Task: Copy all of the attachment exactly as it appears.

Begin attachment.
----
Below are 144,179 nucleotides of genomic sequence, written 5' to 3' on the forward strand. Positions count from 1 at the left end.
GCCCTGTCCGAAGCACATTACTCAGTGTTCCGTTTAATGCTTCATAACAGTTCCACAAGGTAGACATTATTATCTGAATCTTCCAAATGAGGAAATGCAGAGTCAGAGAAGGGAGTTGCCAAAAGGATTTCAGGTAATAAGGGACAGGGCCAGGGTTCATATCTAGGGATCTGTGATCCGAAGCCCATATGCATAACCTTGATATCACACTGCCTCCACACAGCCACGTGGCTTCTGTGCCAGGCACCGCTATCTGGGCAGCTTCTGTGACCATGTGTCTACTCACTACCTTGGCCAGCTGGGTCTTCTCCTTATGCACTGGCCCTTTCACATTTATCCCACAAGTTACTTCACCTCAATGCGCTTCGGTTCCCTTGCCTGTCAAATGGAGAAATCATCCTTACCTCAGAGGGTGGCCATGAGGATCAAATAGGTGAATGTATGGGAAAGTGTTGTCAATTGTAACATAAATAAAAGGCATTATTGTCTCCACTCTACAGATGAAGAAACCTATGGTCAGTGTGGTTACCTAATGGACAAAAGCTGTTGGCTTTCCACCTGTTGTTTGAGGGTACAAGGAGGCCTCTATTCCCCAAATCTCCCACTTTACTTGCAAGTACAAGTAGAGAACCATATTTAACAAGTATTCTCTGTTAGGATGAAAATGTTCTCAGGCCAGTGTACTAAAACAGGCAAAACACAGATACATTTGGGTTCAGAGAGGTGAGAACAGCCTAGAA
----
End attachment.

Below are 144,179 nucleotides of genomic sequence, written 5' to 3' on the forward strand. Positions count from 1 at the left end.
GCCCTGTCCGAAGCACATTACTCAGTGTTCCGTTTAATGCTTCATAACAGTTCCACAAGGTAGACATTATTATCTGAATCTTCCAAATGAGGAAATGCAGAGTCAGAGAAGGGAGTTGCCAAAAGGATTTCAGGTAATAAGGGACAGGGCCAGGGTTCATATCTAGGGATCTGTGATCCGAAGCCCATATGCATAACCTTGATATCACACTGCCTCCACACAGCCACGTGGCTTCTGTGCCAGGCACCGCTATCTGGGCAGCTTCTGTGACCATGTGTCTACTCACTACCTTGGCCAGCTGGGTCTTCTCCTTATGCACTGGCCCTTTCACATTTATCCCACAAGTTACTTCACCTCAATGCGCTTCGGTTCCCTTGCCTGTCAAATGGAGAAATCATCCTTACCTCAGAGGGTGGCCATGAGGATCAAATAGGTGAATGTATGGGAAAGTGTTGTCAATTGTAACATAAATAAAAGGCATTATTGTCTCCACTCTACAGATGAAGAAACCTATGGTCAGTGTGGTTACCTAATGGACAAAAGCTGTTGGCTTTCCACCTGTTGTTTGAGGGTACAAGGAGGCCTCTATTCCCCAAATCTCCCACTTTACTTGCAAGTACAAGTAGAGAACCATATTTAACAAGTATTCTCTGTTAGGATGAAAATGTTCTCAGGCCAGTGTACTAAAACAGGCAAAACACAGATACATTTGGGTTCAGAGAGGTGAGAACAGCCTAGAA